Experts believe one solution to better learn conflicting viewpoint is to mine social media. The channel may be a way to capture opinions from disparate parties to allow analysis and improve future relationships.
In January 2016, Facebook co-founder Mark Zuckerberg posted a photo of himself holding his baby daughter with the caption “Doctor’s visit — time for vaccines!”
With his undeniable reach and the ability of anyone to comment, the post represented a unique opportunity to analyze the language used to express pro- vaccination and anti-vaccination viewpoints.
The new data should help public health officials to understand how people on both sides of the debate perceive the risks of vaccination.
While the Internet has revolutionized the dissemination of appropriate health information, Internet-enabled misinformation about vaccines has also been delivered. Experts believe the faulty information has contributed to reduced vaccination rates and outbreaks of previously controlled diseases.
Moreover, many public health initiatives aimed at trying to reduce vaccine hesitancy have had poor results. In an attempt to better understand the discussion surrounding vaccines, researchers from the University of New South Wales (UNSW) in Australia and La Sierra University in California looked at the language people used in an open online forum on Facebook discussing vaccines.
As reported in the journal Vaccine, they found important clues that may help shape more effective pro-vaccination communications.
Researchers analyzed approximately 1,400 comments on the Zuckerberg post using the Linguistic Inquiry and Word Count (LIWC) text analysis program. The software sorts words into psychologically meaningful categories and then outputs a percentage of words belonging to each category.
They found that while the anti-vaccine viewpoint is often seen as highly anxious about the issue, it was the pro-vaccination comments that expressed greater anxiety, especially around family and broader social processes (e.g. herd immunity).
In contrast, the anti-vaccination comments were more logically structured, and tended to emphasize topics related to health and biology, as well as talking about research and science.
“This concerns us because the scientific evidence is very clear in demonstrating the safety and benefits of vaccines,” noted Kate Faasse, Ph.D., lecturer in health psychology at UNSW.
“Because these skeptical comments appear on the surface to be quite logical and, because they focus on health, biology, and research, they may be particularly compelling for parents who are uncertain about what decision to make about childhood vaccination and are seeking more information.”
Other studies have shown the persuasive power of anti-vaccination websites and according to this new study, the lower use of anxiety words from the anti-vaccination comments may reflect a lack of understanding about the potential risks of the diseases that vaccinations prevent.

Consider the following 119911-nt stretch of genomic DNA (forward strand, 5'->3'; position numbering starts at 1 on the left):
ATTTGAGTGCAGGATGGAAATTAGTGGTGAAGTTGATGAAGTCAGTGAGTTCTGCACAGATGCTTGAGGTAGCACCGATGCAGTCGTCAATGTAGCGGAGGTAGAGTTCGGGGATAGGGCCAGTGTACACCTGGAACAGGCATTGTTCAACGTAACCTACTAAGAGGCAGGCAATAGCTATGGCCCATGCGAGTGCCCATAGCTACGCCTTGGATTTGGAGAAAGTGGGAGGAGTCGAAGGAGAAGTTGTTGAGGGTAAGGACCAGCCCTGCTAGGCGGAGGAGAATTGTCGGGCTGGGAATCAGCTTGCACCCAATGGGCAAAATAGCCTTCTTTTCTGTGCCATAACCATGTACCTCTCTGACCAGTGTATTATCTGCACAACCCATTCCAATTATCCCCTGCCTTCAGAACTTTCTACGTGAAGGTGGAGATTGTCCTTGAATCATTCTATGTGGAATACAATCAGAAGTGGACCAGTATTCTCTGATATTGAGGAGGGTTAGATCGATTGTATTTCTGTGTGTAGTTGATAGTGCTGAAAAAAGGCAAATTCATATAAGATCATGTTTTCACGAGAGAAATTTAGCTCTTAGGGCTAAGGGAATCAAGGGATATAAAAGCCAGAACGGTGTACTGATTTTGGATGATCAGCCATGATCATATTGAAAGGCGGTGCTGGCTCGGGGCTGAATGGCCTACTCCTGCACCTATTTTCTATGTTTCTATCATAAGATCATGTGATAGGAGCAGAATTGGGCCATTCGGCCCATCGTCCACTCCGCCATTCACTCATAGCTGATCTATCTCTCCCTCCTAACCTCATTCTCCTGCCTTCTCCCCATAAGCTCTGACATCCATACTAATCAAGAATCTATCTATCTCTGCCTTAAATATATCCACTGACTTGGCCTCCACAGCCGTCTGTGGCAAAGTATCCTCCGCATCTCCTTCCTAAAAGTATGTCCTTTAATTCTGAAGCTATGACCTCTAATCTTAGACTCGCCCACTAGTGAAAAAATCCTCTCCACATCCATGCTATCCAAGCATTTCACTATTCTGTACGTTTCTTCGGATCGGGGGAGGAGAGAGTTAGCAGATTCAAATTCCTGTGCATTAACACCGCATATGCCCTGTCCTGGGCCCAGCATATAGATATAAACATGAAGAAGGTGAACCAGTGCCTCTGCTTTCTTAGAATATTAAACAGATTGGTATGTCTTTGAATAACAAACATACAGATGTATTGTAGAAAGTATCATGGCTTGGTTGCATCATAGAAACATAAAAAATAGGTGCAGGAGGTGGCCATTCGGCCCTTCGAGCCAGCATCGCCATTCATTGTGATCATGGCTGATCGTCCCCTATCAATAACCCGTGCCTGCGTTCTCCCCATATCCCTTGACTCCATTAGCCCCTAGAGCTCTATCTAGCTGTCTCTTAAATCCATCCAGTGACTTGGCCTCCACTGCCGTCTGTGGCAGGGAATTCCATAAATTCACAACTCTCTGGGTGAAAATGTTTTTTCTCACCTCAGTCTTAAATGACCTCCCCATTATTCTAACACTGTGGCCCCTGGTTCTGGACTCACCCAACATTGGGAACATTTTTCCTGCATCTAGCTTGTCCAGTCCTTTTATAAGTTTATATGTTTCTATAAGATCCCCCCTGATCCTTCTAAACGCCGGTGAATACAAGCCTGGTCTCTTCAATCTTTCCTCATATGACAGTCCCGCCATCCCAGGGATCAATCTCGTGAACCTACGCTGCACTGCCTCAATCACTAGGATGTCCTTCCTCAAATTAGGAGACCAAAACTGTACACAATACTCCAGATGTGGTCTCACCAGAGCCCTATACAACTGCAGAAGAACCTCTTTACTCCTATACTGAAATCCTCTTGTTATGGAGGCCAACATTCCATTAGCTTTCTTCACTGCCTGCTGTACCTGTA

“The findings from this research suggest that providing better information about how vaccinations work and how they improve health, as well as increasing public understanding of science and the scientific process, may be particularly important when encouraging vaccination,” added Leslie R. Martin, Ph.D., a social psychologist at La Sierra.
While vaccines are safe and effective for most of the population, there are people who cannot be vaccinated for legitimate health reasons, including very young children and the immunocompromised.
These populations become vulnerable when large numbers of people opt-out of being vaccinated, because it decreases herd immunity. Sadly, in 2014, the U.S. experienced a record number of measles cases; in developed countries a large proportion of these infections occur among the intentionally unvaccinated.
“Outbreaks of vaccine-preventable infectious diseases related to vaccine refusal are on the increase,” Faasse said.
“It’s important to find ways to better understand what people’s concerns are and why they make the decisions they do about vaccination — in particular, the decision not to vaccinate.
Research using social media can give us a different perspective on the types of concerns that people have — and can help researchers and public health officials understand what sorts of information might be useful for addressing these concerns for people who are making decisions about vaccination.”
These data, gathered from responses to one high profile Facebook post, suggest that pro- and anti-vaccination viewpoints see the risks of vaccination in very different ways, and often seem to communicate at cross-purposes.
Pro-vaccination comments expressed a lot of anxiety about the risks to families, and to society as a whole, of choosing not to vaccinate.
In contrast, anti-vaccination comments talked much more about vaccination decisions in terms of biology, health, science, and research.
Faasse concluded that this information is particularly useful because “greater insight about the specific worries people have about vaccination and decisions not to vaccinate can help us provide accurate information to better address these concerns.”